True, but that is our everyday understanding of the term. Vangelis Paterakis is a Greek photographer born and brought up in Piraeus, famous among other for his hotel spaces photo shoots. From the very beginning of his professional path he became a close collaborator of big advertising companies, editorial houses and magazines.
On the international front his work appears in various printouts abroad such as the Wallpaper, the Architectural Digest, the Andrew Martin-Interior Design Review and many others. Familiar bodies that oozed love, friendship and daily acquaintance were intertwined, captured by his lens and then conveyed to large metallic canvases. His pictures remain familiar and their figures emit an instant mood for creation, annihilating the stillness of the picture offering to the spectator a side of life far from its daily perception. The exhibition Shadow Life will be held between the 2nd and the 9th of May at The Met Hotel in Thessaloniki, Greece, which opened its doors recently to the public.
Part of the income will be at the disposal of Quintessentially Foundation, the worldwide charity organisation that has been founded by Quintessentially , the biggest lifestyle management group worldwide. Sign up to receive Yatzer's newsletter and get our latest stories twice a month delivered directly to your mailbox. Search Newsletter. Previous Article. Next Article.
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Edited by Ross Andersen. In the late s, the Dutch scientist Antonie van Leeuwenhoek looked through a microscope at a drop of water and found a whole world. It was tiny; it was squirmy; it was full of weird body types; and it lived, invisibly, all around us.
Now, we know that those animalcules are microbes and they actually rule our world. They make us sick, keep us healthy, decompose our waste, feed the bottom of our food chain, and make our oxygen. We could be poised on another such philosophical precipice, about to discover a second important world hiding amid our own: alien life on our own planet. Today, scientists seek extraterrestrial microbes in geysers of chilled water shooting from Enceladus and in the ocean sloshing beneath the ice crust of Europa.
They search for clues that beings once skittered around the formerly wet rocks of Mars. Telescopes peer into the atmospheres of distant exoplanets, hunting for signs of life. But perhaps these efforts are too far afield.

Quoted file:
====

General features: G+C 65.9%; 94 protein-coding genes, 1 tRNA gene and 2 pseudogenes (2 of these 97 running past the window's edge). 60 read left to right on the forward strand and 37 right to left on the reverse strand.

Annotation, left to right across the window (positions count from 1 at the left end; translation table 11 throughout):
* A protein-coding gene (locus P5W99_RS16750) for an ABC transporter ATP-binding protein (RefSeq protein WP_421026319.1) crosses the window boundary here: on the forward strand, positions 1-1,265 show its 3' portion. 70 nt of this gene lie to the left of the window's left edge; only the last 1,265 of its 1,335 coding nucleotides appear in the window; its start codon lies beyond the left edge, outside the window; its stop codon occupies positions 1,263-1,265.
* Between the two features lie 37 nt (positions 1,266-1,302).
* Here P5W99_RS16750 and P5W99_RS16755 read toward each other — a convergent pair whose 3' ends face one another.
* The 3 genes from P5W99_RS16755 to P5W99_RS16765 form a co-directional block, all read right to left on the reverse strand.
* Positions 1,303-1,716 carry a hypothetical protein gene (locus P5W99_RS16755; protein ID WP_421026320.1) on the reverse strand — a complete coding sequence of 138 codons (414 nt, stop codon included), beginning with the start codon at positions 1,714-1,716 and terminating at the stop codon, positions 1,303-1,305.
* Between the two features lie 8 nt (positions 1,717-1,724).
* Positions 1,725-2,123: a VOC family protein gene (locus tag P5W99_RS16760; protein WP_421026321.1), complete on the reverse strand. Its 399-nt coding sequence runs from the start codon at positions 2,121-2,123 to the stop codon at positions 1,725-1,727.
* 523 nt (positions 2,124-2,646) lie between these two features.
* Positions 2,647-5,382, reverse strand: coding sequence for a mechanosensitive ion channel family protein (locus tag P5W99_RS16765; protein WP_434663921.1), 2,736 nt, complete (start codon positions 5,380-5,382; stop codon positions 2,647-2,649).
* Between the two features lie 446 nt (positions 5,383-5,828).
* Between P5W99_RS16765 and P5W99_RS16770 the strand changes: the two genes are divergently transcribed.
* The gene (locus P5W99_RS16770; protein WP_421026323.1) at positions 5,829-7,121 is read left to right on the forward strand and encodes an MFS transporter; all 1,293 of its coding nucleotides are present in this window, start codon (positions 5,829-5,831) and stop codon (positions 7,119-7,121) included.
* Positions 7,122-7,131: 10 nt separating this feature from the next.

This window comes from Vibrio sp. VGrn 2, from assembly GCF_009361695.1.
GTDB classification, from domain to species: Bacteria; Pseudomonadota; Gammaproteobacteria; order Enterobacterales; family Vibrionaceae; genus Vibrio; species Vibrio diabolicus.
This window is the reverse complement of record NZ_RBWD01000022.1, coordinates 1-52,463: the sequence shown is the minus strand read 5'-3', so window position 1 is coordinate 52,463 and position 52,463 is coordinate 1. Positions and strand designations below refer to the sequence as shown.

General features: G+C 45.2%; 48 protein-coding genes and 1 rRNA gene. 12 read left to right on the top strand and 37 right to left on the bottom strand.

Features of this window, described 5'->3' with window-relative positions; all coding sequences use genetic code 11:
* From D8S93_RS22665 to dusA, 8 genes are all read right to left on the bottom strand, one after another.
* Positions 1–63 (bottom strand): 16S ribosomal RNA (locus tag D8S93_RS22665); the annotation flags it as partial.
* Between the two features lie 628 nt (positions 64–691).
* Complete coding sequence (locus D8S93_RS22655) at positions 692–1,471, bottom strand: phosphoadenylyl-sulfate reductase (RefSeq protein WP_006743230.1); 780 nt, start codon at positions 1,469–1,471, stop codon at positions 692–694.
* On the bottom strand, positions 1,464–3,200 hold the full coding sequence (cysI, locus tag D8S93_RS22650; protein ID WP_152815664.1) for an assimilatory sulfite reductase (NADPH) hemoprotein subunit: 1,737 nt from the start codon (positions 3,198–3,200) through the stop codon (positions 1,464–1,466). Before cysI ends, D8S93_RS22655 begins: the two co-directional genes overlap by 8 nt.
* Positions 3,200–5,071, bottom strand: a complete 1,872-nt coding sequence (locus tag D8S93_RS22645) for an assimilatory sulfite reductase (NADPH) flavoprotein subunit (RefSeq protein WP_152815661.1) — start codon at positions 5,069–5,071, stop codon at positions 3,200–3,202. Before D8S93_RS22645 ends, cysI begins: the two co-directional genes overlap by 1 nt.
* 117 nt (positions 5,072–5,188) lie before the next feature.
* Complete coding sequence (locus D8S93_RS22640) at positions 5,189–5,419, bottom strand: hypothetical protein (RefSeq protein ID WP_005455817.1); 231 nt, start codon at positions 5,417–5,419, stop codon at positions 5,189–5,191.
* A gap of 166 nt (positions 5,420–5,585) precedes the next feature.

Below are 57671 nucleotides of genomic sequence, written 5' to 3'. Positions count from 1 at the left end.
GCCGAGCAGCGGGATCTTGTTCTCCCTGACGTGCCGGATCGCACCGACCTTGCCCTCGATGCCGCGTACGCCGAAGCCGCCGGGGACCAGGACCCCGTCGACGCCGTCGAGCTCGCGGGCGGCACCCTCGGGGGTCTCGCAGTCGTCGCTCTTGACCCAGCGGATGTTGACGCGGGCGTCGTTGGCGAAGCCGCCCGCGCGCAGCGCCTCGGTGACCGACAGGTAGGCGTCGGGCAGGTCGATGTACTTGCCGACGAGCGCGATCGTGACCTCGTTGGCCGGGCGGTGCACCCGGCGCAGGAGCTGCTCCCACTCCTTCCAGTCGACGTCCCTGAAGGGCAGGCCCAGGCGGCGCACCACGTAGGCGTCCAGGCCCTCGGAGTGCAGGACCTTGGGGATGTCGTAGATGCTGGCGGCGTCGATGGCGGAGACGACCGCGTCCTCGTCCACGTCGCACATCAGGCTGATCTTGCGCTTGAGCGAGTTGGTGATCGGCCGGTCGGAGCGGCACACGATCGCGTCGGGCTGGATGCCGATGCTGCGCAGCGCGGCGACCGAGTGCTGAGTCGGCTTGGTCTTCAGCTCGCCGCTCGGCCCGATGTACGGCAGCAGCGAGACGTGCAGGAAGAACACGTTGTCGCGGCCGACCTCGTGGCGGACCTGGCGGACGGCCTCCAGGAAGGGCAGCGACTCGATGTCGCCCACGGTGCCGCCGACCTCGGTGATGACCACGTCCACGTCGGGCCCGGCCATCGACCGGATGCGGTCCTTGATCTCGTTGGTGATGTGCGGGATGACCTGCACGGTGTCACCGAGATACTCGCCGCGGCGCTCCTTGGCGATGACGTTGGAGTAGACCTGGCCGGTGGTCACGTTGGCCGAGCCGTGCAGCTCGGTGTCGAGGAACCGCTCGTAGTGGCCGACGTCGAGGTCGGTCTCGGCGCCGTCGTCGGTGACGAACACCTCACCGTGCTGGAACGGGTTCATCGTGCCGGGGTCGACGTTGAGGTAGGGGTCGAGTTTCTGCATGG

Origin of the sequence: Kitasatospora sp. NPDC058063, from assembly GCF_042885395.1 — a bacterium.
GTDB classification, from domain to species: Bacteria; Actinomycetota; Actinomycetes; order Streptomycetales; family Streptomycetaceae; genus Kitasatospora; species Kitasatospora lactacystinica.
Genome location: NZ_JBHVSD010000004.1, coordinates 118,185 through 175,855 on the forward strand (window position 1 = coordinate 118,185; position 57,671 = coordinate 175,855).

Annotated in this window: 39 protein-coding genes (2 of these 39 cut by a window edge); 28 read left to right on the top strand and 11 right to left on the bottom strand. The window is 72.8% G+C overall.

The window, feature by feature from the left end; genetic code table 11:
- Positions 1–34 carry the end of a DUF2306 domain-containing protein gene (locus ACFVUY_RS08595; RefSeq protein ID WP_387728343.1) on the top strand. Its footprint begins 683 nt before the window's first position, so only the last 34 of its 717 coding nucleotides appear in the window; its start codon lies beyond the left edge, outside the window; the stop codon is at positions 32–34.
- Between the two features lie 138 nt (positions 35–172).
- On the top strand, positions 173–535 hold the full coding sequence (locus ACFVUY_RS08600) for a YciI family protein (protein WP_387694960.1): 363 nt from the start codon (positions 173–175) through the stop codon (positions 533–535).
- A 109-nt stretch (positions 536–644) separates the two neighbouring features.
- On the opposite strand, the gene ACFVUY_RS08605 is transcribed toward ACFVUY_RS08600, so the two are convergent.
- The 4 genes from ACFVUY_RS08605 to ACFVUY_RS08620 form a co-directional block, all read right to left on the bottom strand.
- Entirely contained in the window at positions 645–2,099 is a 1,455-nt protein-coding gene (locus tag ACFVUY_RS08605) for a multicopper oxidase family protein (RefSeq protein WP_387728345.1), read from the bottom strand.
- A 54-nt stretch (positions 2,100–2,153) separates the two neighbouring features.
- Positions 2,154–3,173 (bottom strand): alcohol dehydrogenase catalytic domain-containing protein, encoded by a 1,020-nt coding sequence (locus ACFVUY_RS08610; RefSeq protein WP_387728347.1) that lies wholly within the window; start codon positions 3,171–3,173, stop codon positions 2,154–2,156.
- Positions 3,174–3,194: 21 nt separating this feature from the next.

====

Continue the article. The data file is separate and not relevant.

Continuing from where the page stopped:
If multiple lines of life bubbled up on Earth and evolved separately from our ancient ancestors, we could discover alien biology without leaving this planet. If biology can happen twice on one planet, it must have happened countless times on countless other planets. But most of our scientific methods are ill-equipped to discover a shadow biosphere. She was studying the scientists, who were studying microorganisms.
But that party line disturbed Cleland. Their methods assumed that all microbes have genetic material that works like ours. If so, organisms from a second or third genesis would never turn up in our tests, because our tests are only meant to turn up familiar life.
In in the journal Studies in History and Philosophy of Biological and Biomedical Sciences , Cleland wrote about just such a trace: desert varnish. Desert varnish — into which people have scraped petroglyphs for thousands of years — appears layer by layer, growing only the width of a human hair each millennium.
The varnish is replete with arsenic, iron and manganese, although the rocks it coats are not. No known geochemical or biological process can account for its ingredients. And yet there it is. Toxitolerants can live in nuclear waste; acidophiles can live in battery acid; obligate anaerobes die in the presence of oxygen; thermophiles thrive around hot vents deep in the ocean. Life, as they say in the movie Jurassic Park , finds a way.
Shadow life is a hypothesis proposed by cosmologist Paul Davies, chair of the SETI: Post-Detection Science and Technology Taskgroup of the International. It's the idea that so many people live a shadow life. Let me explain, and here I am taking Pressfield's words from the book “Turning Pro” (page.
But even the most familiar forms of life can be difficult to find. A shadow biosphere might help us understand why. Just as a hammer and a sledgehammer can both pound a nail, other chemical combinations could lead to organisms that grow, adapt, respond to stimuli, and reproduce — that live, in other words. But which chemicals?
And how? To understand that requires going back to the beginning. Or it might have come from a Martian meteorite. What we do know is that half a billion years after Earth became a planet, molecules began to make copies of themselves. Many scientists believe that the first self-replicating molecules — a primitive form of gene-only life — were RNA. Others say that a long chain of purely chemical reactions spat out increasingly complicated organic molecules, which then sped up the reactions that produced even more organic molecules.
This metabolism led to genetic ingredients after many cycles. And, eventually, to genes themselves. Maybe different alphabetical combinations are still locked inside ancient organisms that putter invisibly around ocean vents.
But six other bases occur naturally, and the biodesigner John Chaput of Arizona State University wonders whether different molecules could do what DNA does. DNA instructs our bodies to produce certain proteins, which are conglomerations of 20 different amino acids.